Now I am writing this one-handed at 1.56 am because the other arm is grasping my six-month-old breast-fed baby. He is helping me pass the time that I would otherwise spend pursuing such frivolous activities as getting a decent night’s sleep, accompanying my literary efforts with a varied range of low pitched growls and high pitched shrieks.
Last night he let me sleep between 3.30 am and 6 am. The previous night we were up at that same time. He likes to mix it up a bit, just so long as my nightly total remains under 4 hours.
My patience is fraying, my head is pounding and I would seriously contemplate sticking him on ebay for a solid eight hours’ kip, so part of me is going, yeah OK, there could be something in this.
But the rational part of my addled brain reminds me that this is the third child I have breast-fed. One slept like an angel, the second is still regularly waking several times a night aged 2 ½, and his breast feeding days are a long way behind him.
And I’ve tried the formula top-ups. For brand new bubbas they can pack a mighty punch, but my little ‘un now laughs in the face of Aptimel’s attempts to lure him into the land of nod.
I popped over to badscience.net to see what Ben Goldacre had to say about the methodology, but sadly he has not chosen to weigh in on this one.
So I will stick my own debunker’s hat on and give the FV view of this report, or more accurately, the FV view of this report as reported in the Daily Mail, which may very well not be the same thing.
‘A study of British infants found those who were breast-fed cried more, smiled and laughed less and were harder to soothe and get off to sleep than their formula-fed counterparts’.
How was this measured? Were they filmed over a period of days and then a diligent boffin measured the diameter of their smiles? Was someone there with a stop-watch timing the seconds taken to drift off?
No, apparently, this was measured by asking 300 mums of 3 month old babies to answer almost 200 questions about their children from how they responded to being washed and dressed to how easy they were to get down to sleep.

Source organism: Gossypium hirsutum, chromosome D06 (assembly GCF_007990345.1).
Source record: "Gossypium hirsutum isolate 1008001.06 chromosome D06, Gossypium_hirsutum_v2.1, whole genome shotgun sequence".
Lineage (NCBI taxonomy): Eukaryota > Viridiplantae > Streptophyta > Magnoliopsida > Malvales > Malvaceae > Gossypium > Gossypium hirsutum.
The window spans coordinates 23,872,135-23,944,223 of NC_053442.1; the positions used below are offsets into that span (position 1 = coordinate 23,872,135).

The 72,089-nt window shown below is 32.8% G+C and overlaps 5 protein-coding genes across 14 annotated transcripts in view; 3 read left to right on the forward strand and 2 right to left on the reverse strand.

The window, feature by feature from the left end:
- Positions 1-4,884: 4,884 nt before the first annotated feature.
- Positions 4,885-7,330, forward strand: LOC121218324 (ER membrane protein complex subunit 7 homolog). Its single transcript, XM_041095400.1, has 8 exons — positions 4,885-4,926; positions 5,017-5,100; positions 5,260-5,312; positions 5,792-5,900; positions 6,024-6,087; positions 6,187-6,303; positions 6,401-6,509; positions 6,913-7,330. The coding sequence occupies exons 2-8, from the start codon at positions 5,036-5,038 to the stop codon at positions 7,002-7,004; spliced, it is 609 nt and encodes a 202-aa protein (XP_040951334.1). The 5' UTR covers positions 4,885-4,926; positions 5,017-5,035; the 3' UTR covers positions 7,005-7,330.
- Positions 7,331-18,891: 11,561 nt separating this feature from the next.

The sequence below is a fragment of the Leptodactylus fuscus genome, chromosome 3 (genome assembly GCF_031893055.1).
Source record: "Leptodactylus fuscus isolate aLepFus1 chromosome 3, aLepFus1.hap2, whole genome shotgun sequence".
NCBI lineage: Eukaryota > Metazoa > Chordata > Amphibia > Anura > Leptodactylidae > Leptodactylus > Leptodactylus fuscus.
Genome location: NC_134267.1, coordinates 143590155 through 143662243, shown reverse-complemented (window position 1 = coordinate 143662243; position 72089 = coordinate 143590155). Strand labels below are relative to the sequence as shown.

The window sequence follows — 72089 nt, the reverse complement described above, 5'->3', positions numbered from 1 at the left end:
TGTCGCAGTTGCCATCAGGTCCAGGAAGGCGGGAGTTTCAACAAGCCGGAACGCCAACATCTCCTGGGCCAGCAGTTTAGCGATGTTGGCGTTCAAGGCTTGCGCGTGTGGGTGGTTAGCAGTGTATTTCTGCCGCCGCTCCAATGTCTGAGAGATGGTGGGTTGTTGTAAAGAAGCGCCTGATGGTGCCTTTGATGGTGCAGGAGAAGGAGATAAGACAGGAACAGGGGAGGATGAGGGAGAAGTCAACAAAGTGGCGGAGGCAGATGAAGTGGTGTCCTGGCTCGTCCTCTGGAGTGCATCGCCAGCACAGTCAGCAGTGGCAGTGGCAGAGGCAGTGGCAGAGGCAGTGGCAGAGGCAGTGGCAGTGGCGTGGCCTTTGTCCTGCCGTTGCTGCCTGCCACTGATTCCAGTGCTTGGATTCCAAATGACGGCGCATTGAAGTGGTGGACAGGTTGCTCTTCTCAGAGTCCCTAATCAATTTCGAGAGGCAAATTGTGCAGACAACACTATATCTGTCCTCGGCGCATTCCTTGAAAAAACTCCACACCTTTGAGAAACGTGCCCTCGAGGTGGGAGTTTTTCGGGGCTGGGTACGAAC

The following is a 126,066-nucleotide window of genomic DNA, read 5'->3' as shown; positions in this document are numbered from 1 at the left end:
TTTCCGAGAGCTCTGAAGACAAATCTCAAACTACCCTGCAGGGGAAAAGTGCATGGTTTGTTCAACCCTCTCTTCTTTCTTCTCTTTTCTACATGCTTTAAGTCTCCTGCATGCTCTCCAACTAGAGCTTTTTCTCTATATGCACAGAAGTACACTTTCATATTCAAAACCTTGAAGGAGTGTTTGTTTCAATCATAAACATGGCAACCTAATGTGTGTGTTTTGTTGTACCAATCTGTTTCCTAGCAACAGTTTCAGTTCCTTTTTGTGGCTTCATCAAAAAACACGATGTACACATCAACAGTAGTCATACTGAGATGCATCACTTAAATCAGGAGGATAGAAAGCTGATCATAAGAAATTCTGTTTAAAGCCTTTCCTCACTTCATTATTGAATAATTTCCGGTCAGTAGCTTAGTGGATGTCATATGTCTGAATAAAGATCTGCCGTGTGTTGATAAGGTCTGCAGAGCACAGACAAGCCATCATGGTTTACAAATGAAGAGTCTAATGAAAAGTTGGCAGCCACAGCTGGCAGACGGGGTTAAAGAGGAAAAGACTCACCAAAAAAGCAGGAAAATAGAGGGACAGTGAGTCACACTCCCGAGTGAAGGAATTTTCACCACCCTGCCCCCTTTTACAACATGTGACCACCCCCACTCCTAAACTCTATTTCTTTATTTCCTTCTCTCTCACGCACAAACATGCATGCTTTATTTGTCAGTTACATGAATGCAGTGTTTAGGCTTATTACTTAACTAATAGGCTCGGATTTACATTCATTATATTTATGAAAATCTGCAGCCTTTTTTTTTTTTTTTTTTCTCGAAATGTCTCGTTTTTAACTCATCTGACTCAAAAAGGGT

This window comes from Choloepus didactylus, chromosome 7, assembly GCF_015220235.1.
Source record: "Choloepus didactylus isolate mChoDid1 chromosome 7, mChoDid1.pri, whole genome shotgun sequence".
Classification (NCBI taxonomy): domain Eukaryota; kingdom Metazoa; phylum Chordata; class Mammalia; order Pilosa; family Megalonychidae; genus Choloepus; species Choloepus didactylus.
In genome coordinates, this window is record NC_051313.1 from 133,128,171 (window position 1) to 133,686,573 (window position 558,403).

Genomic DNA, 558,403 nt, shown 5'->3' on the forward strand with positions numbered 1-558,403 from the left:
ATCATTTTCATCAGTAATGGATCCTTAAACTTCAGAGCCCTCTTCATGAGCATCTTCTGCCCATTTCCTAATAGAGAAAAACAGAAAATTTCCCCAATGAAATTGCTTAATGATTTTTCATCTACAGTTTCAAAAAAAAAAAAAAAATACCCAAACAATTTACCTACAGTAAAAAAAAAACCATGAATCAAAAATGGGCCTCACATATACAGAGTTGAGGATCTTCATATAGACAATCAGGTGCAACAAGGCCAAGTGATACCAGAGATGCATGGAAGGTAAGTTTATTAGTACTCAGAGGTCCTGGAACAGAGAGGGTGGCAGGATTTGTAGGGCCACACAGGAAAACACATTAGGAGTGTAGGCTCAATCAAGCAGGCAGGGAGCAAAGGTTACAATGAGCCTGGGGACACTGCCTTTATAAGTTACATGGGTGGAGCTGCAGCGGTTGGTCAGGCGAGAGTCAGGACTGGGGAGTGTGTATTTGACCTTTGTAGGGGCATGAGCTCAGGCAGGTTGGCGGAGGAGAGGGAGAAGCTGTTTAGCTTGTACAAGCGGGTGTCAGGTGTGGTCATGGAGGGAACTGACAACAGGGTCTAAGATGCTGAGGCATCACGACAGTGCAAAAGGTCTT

Hmm. At three months in I would probably have struggled to tell a researcher what my name was, so I’m not sure that I’m terribly convinced by the subjective responses of bleary-eyed witnesses.
The theory is that formula-fed babies sate themselves on the bottle, rub their bellies in a contented manner and emit a loud belch before settling down for a siesta, rather like their Dads after a slap up Sunday lunch.
Breast fed babies, who can’t over-eat, remain irritable and jumpy, like their Mums who are still trying to shift the baby weight.
However, it’s not all bad – apparently this is Mother Nature’s way of ensuring that breast fed babies eek out every last bit of attention from their frivolous mothers who would otherwise be, you know, eating, taking a shower, going to the loo.
Well, I’m sceptical about the methodology, and not really sure about the purpose of the research. The conclusion, as this tirade in The Daily Telegraph points out, is so couched in pro-breast feeding language as to be rendered pointless. Feeding your child formula will make it happier and better rested, but also fat and prone to a myriad of nasty conditions, so don’ t do it – is effectively what is being said.
Er, thanks for that. Now if someone could tell me why my baby stops crying the second I stand up to carry him, but screams blue murder when I attempt to rest my weary bones, then that would be some research worth waiting for.
Check out Breast & bottle for more articles on this subject.
Image by flickr user Sean Dreilinger